It’s time to be accountable and look at what we earned, spent and paid in debt during November. Our spending numbers look high compared to any other SixFiguresUnder monthly budgets, but looking back at it we don’t have any big regrets. We spent the month being extra grateful for all of our many blessings. It turns out we’re even thankful for our debt!
This month we paid $1,781 toward our student loans. That includes a deposit from SmarterBucks.
Our total net income for November was $4,609. Since we live on last month’s income, this is income that we will spend in December (right now it’s just sitting in the bank).
Etsy Income– $159 Halfway through the month, I put my shop “on vacation.” The holidays are my slow months since I sell birthday and baby shower things. My slow Etsy months coincide nicely with busy holiday time, I decided to eliminate the stress of filling orders until the new year, so I can focus on other things.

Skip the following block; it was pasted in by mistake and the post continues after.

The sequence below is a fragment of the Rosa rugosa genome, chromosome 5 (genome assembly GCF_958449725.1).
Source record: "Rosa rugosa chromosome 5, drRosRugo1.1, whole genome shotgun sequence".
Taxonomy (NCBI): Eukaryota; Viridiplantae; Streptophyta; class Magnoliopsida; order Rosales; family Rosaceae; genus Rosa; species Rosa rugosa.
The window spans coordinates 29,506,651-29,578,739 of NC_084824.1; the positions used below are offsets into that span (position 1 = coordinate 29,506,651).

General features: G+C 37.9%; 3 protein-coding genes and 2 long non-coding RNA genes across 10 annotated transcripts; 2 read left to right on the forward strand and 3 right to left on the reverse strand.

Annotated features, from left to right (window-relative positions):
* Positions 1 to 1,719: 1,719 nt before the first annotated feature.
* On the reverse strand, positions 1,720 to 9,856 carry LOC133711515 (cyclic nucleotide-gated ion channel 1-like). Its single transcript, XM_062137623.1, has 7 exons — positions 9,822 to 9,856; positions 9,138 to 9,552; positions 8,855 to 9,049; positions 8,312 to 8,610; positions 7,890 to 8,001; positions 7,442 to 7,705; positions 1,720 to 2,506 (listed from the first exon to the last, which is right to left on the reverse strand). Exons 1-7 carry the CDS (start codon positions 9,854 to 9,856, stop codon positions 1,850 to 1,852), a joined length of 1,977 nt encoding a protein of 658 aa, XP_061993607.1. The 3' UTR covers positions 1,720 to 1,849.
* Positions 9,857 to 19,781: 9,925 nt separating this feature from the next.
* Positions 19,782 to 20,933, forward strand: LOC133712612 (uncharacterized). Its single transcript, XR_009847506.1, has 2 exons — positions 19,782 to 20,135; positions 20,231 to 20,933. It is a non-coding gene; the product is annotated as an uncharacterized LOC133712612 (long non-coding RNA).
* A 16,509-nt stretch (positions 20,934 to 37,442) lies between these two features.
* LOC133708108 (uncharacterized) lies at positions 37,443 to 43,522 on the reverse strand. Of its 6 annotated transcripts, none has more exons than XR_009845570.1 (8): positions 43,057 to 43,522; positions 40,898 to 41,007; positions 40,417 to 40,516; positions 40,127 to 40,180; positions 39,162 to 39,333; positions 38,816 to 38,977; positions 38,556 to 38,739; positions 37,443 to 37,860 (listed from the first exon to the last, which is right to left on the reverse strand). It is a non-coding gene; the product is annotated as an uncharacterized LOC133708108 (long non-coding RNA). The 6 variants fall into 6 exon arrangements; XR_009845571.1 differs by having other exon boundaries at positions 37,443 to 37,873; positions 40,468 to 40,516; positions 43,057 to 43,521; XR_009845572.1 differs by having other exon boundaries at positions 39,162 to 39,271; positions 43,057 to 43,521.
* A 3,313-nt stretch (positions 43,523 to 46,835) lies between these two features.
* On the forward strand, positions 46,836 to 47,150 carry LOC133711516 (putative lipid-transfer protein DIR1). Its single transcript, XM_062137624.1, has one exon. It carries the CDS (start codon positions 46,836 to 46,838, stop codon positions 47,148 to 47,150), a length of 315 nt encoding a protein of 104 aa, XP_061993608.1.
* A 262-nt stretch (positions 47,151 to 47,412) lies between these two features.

Blog Income– $1,476 I only include income that I have actually received this month (it often takes a month or two to get paid). I also take out blog expenses, which this month were on the low side. I also include some referral credit as income when it is credit that pays our bills (as opposed to allowing us to purchase something that we weren’t planning to buy anyway). This is the case with referral credits we earned when readers signed up for Republic Wireless after reading our experiment and review.
Side note: After posting my blog income each month, I always get lots of questions about how I’m able to earn this with a blog that’s just over a year old. My two suggestions for those of you who are looking to grow your blog and your blog income are 1) Read How To Blog For Profit: Without Selling Your Soul and 2) Enroll in Elite Blog Academy. I won’t hijack my monthly report to gush about them (most of my readers aren’t bloggers), but if you want the details, I wrote about them here. If you’re interested in signing up for Elite Blog Academy, registration closes on Friday, so don’t delay! If you wait until the next enrollment in the spring, the price will go up by $100. I also finally put together a list of my favorite blogging resources for those who are interested.